Sister Andre, world's oldest living person, dies at 118

Jan. 18 (UPI) -- Lucile Randon, a French nun widely regarded as the world's oldest living person, has died at the age of 118, officials said.

Her death was announced Tuesday by Hubert Falco, the mayor of the southern French city of Toulon where she lived at the Saint-Catherine-Laboure nursing home since 2009.


"France is losing a nun with a big heart," he said in a statement on Twitter. "For my part, I lose a woman whom I esteemed deeply.

"I went to visit her regularly and I appreciated her humanity, her spirituality but also her sense of humor and the relevance with which she felt our time."

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Randon died 2 p.m. Tuesday, according to her spokesman David Tavella, CNN reported.

"There is great sadness, but she wanted it to happen, it was her desire to join her beloved brother," he said. "For her, it is freedom."

Born Feb. 11, 1904, Randon, who has been known as Sister Andre since 1944, was verified by Guinness World Records in April as the world's oldest living person following the death of Kane Tanaka of Japan, who died that month at the age of 119.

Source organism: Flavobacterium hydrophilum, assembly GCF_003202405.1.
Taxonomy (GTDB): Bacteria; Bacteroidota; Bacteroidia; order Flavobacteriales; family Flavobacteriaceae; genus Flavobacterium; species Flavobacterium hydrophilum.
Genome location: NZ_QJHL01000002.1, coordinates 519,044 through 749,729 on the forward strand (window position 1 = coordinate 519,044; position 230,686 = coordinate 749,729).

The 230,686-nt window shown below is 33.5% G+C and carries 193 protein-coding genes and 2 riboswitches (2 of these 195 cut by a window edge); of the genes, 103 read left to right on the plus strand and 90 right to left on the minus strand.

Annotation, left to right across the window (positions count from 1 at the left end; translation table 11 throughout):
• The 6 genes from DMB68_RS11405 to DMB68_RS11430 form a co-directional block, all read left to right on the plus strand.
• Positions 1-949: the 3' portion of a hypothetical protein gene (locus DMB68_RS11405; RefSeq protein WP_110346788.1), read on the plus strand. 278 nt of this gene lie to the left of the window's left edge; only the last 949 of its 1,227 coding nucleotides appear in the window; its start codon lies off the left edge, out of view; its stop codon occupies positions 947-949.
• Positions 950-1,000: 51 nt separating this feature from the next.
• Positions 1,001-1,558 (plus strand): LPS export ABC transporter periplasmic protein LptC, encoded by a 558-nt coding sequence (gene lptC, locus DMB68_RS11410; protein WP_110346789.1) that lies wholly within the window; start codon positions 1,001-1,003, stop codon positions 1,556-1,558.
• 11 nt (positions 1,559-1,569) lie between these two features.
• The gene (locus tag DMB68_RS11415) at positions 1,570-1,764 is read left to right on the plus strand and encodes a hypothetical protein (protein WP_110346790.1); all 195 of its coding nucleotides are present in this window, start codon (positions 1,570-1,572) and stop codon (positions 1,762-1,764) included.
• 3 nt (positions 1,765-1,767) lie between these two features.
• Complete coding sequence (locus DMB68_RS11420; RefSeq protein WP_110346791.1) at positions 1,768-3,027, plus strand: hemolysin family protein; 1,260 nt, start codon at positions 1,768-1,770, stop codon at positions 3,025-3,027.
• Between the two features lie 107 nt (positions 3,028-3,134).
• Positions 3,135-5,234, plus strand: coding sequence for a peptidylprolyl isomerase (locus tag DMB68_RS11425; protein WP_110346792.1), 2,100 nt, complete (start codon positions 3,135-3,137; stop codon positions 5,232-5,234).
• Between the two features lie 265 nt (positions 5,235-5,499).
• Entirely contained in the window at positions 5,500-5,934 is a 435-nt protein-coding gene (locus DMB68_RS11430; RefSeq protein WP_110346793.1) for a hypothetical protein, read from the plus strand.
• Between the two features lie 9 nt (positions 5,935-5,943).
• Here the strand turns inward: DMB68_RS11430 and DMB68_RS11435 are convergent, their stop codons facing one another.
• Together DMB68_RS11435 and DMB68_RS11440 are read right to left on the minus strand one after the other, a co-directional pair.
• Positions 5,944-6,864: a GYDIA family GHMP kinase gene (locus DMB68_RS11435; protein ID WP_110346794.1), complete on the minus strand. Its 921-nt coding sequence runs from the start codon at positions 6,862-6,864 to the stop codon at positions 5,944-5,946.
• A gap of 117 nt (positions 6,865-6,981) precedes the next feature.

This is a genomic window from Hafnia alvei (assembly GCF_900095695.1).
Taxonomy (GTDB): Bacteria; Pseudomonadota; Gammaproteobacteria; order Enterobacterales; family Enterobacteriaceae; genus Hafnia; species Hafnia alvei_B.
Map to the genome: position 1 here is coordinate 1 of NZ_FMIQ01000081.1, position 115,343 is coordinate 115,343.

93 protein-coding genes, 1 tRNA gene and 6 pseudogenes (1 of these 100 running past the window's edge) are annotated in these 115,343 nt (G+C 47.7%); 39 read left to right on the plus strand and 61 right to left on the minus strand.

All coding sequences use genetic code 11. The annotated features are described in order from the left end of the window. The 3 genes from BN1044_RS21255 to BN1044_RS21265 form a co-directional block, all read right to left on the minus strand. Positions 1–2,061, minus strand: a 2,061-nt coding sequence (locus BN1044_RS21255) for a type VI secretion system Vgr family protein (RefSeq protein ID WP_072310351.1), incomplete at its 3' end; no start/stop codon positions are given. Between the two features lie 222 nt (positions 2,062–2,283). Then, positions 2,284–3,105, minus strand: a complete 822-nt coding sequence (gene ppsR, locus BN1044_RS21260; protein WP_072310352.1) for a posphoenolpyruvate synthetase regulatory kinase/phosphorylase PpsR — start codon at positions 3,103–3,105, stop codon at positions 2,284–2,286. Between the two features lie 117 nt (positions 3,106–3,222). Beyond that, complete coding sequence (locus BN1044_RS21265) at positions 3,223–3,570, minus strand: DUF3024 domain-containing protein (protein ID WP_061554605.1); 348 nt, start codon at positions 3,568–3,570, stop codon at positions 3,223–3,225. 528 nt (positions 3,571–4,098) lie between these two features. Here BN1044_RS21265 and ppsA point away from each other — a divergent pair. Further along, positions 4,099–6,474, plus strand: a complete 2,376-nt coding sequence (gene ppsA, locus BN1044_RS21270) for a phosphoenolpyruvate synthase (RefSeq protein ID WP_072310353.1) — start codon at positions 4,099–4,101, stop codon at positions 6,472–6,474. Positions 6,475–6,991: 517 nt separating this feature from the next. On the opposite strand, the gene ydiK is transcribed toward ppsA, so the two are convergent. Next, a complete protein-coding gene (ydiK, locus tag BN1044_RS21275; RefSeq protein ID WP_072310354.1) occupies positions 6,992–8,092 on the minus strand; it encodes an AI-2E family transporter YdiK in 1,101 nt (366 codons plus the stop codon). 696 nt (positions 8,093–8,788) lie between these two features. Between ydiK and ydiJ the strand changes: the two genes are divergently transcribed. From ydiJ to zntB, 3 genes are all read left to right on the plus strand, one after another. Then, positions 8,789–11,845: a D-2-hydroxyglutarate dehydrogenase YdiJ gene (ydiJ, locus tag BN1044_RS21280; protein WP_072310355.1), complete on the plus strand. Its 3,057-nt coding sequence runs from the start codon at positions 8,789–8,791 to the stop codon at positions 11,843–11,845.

The record-keeping organization said in a statement Tuesday that Randon was the second-oldest French person and the second-oldest European ever recorded.

The title of oldest person ever belongs to Jeanne Louise Calment, also of France, who died at the age of 122 in August of 1997.

Randon is also widely regarded as the oldest survivor of COVID-19, having contracted the virus in January 2021.

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New York Knicks legend Willis Reed (C) reacts when he is introduced with the rest of the Knicks 1973 championship team in New York City in 2013. Reed, who was nicknamed "The Captain" and was in the Basketball Hall-of-Fame, died at the age of 80 on March 21. Photo by John Angelillo/UPI | License Photo

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